'stanza' or 'line' ?

Discussion in 'English Only' started by Nucleara, Mar 22, 2013.

  1. Nucleara

    Nucleara Senior Member

    If a poem contains 6 stanzas, like this:

    There's a wind that blows over summer days,
    And the clouds go chasing, chasing.[End of 1st stanza]

    There's a wind that blows over wintry ways,
    And the rains come racing, racing.[2]

    .....
    ....
    [until 6th stanza]

    And if the question is "Which line gives the happiest feeling?"
    This 'line' means a stanza, or a half of it?

    Thank you so much
     
  2. lucas-sp Senior Member

    English - Californian
    A "line" technically means one line of poetry, from start to line break. So "And the rains come racing, racing" is a line.

    But "line" could informally mean a sentence from a poem.

    It's hard to tell here because the question is itself a little bit strange. I would say that you could interpret "line" as meaning either "a sentence in this poem" or "one line of the poem."
     
  3. wandle

    wandle Senior Member

    London
    English - British
    I would understand 'line' to mean a single line: half a stanza (where a stanza has two lines).
     
  4. Nucleara

    Nucleara Senior Member

    Thank you so much lucas.
    So it could mean 'the whole sentence' too, right? Then a stanza contains a line.
     
  5. Parla Member Emeritus

    New York City
    English - US
    In poetry, a line is a line. Not a sentence (we don't actually speak of "sentences" in poetry), a stanza, or anything else.
     
  6. Nucleara

    Nucleara Senior Member

    Thank you wandle.
    I agree with you, but not sure if it is that way.

    So a stanza has 2 lines? [From my question]
     
  7. lucas-sp Senior Member

    English - Californian
    I agree with wandle and Parla, which is why I said that correctly and properly (in terms of literary analysis of poetry) a "line" can only mean a "line" - one printed line, from capital letter to line break.

    But since the question "Which line gives the happiest feeling?" is not phrased correctly and properly (in terms of literary analysis of poetry) there's no reason to assume that "line" has its correct and proper meaning in that sentence. It could have the more colloquial meaning of "line" - "complete thought, usually corresponding to a sentence" - that the word "line" has when we talk about song lyrics, speeches, and the like.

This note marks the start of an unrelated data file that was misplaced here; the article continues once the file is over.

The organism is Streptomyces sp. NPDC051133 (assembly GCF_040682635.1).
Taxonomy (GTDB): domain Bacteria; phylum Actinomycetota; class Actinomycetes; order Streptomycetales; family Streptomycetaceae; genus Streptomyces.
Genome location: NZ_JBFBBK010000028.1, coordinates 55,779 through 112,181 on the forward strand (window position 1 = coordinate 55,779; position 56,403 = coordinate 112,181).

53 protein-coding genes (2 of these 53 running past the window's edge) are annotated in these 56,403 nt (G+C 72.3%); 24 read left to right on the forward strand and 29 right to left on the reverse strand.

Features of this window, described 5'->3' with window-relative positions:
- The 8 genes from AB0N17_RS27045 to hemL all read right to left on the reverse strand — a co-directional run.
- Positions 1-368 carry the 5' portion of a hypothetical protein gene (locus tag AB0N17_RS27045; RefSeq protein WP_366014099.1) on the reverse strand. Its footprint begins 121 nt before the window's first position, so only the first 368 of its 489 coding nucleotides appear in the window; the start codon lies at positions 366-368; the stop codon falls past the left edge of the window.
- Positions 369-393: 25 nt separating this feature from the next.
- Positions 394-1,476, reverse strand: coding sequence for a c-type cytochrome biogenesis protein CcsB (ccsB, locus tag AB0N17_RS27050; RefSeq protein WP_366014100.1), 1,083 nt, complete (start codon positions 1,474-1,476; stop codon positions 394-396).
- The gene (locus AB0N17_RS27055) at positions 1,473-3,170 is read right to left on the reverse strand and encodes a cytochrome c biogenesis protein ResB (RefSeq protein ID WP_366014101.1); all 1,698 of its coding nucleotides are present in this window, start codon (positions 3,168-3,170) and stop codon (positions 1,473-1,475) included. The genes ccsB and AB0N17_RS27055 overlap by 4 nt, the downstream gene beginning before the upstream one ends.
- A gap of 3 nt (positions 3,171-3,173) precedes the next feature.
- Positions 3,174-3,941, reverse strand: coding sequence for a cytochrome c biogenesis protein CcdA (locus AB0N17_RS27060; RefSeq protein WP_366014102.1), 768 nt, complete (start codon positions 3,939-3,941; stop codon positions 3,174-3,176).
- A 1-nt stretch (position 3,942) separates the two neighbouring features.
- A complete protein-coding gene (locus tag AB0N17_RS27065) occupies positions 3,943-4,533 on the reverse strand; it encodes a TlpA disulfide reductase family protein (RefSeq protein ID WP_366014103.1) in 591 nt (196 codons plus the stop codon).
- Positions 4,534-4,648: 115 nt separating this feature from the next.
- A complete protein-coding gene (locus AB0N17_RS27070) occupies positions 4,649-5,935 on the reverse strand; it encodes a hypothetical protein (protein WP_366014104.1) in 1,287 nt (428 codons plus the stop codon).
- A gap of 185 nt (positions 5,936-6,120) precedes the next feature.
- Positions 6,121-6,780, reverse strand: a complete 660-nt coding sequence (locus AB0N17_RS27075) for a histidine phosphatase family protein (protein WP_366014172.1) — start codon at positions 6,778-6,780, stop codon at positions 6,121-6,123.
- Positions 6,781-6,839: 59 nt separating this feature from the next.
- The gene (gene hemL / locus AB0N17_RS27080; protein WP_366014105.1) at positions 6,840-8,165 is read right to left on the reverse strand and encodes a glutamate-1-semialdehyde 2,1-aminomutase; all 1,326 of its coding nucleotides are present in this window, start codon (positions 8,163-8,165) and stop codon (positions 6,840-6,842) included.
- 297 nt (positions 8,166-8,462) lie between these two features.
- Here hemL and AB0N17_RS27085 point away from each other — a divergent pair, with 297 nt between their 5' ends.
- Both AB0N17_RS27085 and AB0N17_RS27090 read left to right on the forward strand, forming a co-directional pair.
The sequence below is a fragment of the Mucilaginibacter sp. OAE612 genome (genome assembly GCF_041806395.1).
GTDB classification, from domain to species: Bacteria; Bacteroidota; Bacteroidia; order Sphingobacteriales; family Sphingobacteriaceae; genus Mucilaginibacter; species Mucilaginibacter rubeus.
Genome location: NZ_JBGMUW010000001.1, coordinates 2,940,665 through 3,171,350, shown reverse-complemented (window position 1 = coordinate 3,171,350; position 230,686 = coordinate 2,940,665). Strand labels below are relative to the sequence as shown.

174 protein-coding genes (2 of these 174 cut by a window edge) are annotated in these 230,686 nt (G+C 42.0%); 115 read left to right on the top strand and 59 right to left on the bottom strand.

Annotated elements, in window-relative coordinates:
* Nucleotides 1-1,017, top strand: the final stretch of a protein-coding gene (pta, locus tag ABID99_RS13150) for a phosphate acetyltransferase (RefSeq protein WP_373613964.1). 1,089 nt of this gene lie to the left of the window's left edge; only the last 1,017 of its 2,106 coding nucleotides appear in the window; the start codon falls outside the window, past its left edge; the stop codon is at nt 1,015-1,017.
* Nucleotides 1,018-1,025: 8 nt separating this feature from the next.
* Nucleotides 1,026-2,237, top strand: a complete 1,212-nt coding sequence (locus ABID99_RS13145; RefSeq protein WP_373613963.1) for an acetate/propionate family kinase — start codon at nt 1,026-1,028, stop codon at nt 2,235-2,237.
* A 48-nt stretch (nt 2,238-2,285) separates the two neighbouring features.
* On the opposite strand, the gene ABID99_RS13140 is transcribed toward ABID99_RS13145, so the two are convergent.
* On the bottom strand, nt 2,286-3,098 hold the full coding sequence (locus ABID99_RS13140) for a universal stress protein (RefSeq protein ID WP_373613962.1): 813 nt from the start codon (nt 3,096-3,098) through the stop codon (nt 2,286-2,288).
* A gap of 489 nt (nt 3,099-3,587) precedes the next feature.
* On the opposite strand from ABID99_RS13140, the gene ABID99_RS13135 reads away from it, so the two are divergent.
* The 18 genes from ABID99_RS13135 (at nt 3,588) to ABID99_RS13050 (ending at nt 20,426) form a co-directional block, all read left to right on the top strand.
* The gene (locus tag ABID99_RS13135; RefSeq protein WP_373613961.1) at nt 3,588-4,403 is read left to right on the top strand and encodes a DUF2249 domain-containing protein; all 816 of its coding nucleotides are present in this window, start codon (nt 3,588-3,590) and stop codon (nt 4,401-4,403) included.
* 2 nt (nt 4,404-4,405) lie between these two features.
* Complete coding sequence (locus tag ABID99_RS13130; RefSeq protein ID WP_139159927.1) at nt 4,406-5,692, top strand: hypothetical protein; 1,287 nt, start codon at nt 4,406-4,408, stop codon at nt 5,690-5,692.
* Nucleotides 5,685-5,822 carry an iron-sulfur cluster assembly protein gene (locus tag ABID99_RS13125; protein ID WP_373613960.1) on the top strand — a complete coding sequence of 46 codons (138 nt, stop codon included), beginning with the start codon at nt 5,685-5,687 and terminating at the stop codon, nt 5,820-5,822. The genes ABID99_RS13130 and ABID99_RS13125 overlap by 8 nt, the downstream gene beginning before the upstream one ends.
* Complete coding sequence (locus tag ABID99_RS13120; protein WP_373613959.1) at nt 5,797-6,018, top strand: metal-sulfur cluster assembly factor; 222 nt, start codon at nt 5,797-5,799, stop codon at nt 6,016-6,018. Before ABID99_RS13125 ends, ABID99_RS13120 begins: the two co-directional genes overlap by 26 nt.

We obviously do talk about sentences when analyzing poetry. Sentences are those things that are broken up by periods. In this poem, it looks like each stanza contains one and only one sentence. That's not always the case. That could be an important observation for analyzing a particular poem.
     
  8. djmc Senior Member

    France
    English - United Kingdom
    Some English poetry (blank verse for instance) does not have stanzas. One might say line 189, Book Two, of Milton's Paradise lost. However much poetry uses rhyme schemes originally taken from Italian poetry where the lines are grouped with a rhyme scheme to unify them. In this case one would talk about stanzas. Shakespeare's Sonnets and Spenser's Faerie Queene are written in stanzas. One might otherwise talk about verses. If a poem is split into stanzas the stanzas themselves are normally fairly fixed in form with a set number of lines per stanza, and a set pattern of rhyme within it. It does not to me sound like the poem is split into stanzas. It looks to be a poem with a particular rhyme scheme which goes A B A B . . . , it may carry on to be sonnet, Normally each stanza has a rhyme scheme particular to itself. If you want to describe it you can specify the line number.
     
  9. Parla Member Emeritus

    New York City
    English - US
    In the poem you're quoting, yes. In other poems, any number of lines the poet likes—perhaps one, perhaps dozens. And different stanzas in the same poem may have varying numbers of lines. A stanza is simply a division of a poem, number of lines unspecified.
     
  10. Nucleara

    Nucleara Senior Member

    Thank you so much everyone!
     
  11. LilianaB Banned

    US New York
    Lithuanian
    These are stanzas, not lines, in the form of couplets.
     
  12. lucas-sp Senior Member

    English - Californian
    Couplets usually rhyme, and couplets usually aren't written as entire stanzas. That characterization might be confusing. It also turns out, once you get a little more information, that it's wrong.

    If you look at how this poem is typset here (http://books.google.com/books?id=sB...gKWv4GABA&ved=0CC0Q6AEwAA#v=onepage&q&f=false) it doesn't look like it has any stanzas at all. But it does become obvious when you look at the poem that it consists of quatrains​, not couplets, even though we don't know whether the poem was originally written in stanzas or not.
     

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